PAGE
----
A cracking day on the moors. Breaking virgin snow on Easby Moor, totally on my own, the first time since this pandemic struck.
Capt. Cook’s Monument has been an attraction ever since it was built. One such visitor was William Stott Banks, a Victorian gentleman. In 1866, he published a guide book of Walks in Yorkshire. Here are his words on Capt. Cook’s Monument:
Upon Easby moor stands a hollow obelisk, erected in memory of Captain Cook, by the late Mr. Campion of Whitby, who tells the captain’s virtues and the times and places of his birth and death on three iron plates, at a length wearisome to read when the cold winds are sweeping over the moor. Desisting when half through the inscription we turned to look toward Ayton, where Cook first went to school, and Marton his birthplace, which lies six miles off in the direction of Middlesbrough – the little thatched house he was born in was (they say) pulled down years ago. The views from Easby moor, as from Rosebury, are fine, and particularly so down the wooded banks of Coates moor into Kildale and along the Cleveland railway by Sleddale beck toward the dale of the river Esk . The latter beck, which rises near Rosebury, and the streams out of Bazedale and Westerdale unite near Castleton and thenceforward take the one name Esk.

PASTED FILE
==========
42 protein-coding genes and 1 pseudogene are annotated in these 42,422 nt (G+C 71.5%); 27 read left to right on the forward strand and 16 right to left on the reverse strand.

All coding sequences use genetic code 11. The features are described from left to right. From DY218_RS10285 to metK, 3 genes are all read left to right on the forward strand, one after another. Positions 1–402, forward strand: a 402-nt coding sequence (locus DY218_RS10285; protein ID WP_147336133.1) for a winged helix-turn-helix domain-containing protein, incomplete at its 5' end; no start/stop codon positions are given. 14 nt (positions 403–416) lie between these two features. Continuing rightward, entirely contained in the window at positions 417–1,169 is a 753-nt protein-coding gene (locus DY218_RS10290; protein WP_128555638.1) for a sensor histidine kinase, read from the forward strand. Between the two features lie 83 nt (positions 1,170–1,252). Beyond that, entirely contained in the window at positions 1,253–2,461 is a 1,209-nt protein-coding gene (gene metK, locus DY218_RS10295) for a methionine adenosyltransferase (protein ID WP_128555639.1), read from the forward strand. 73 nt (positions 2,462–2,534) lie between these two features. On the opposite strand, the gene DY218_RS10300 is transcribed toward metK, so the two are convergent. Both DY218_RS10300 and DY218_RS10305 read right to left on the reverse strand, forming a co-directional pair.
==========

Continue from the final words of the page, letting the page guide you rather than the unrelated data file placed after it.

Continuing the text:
Banks mentions that the monument was hollow. It underwent renovation in 1895 when the doorway was blocked up. Interesting that the inscription was once on ‘three iron plates‘.
The monument suffered badly when it was struck by lightning in 1960. Repairs took three months during which a lightning conductor was fitted.